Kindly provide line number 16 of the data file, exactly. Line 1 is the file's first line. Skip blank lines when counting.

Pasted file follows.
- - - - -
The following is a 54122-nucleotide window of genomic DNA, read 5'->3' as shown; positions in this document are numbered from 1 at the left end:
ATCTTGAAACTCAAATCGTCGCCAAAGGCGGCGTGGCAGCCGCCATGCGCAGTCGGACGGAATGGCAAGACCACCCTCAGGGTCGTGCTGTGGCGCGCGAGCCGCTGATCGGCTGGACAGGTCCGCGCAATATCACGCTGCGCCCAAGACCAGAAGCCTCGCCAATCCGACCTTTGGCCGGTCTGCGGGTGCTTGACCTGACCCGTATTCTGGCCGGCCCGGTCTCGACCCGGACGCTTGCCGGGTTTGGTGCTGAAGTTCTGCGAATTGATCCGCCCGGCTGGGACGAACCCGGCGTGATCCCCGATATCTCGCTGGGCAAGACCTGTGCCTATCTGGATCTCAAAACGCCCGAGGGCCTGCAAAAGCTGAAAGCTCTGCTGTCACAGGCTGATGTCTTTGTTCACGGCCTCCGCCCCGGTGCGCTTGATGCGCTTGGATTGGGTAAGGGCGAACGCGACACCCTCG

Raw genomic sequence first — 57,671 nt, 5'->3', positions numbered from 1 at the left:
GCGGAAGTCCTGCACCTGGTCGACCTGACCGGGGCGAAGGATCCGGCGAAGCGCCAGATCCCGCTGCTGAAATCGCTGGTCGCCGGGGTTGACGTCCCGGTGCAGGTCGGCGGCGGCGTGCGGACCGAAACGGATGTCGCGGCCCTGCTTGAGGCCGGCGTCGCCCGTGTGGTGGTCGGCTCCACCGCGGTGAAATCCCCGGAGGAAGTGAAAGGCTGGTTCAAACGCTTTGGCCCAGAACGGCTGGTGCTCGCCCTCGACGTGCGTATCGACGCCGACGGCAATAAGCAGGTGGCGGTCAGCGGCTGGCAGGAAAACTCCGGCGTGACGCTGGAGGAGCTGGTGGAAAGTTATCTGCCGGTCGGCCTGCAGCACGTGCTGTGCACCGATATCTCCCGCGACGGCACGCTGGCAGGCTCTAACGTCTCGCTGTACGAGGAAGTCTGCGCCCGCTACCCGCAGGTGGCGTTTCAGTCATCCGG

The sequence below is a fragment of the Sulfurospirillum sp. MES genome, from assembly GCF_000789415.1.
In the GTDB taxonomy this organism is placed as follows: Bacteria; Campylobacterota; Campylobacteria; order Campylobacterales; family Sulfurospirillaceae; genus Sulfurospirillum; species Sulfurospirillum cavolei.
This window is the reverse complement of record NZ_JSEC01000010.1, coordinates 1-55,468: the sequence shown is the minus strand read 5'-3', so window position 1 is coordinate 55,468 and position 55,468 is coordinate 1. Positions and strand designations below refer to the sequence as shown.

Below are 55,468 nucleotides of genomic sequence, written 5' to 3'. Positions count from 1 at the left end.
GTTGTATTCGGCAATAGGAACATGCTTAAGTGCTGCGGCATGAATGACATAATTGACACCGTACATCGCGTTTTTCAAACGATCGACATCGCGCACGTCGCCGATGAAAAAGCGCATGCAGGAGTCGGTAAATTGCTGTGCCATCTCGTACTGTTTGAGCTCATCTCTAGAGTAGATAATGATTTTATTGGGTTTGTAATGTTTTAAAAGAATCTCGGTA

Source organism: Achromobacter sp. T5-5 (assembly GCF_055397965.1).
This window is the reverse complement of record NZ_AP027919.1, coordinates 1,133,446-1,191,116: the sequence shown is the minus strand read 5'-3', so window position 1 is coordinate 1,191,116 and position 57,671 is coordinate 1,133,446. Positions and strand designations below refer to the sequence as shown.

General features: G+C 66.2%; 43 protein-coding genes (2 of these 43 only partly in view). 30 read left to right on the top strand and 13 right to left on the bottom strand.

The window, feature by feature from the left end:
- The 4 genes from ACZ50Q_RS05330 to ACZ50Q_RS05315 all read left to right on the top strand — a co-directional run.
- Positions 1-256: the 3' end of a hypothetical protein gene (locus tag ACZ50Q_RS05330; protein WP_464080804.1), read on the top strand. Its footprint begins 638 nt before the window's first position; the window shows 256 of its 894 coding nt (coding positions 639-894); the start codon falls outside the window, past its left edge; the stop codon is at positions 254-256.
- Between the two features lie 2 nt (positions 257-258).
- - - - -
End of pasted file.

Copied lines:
- Between the two features lie 2 nt (positions 257-258).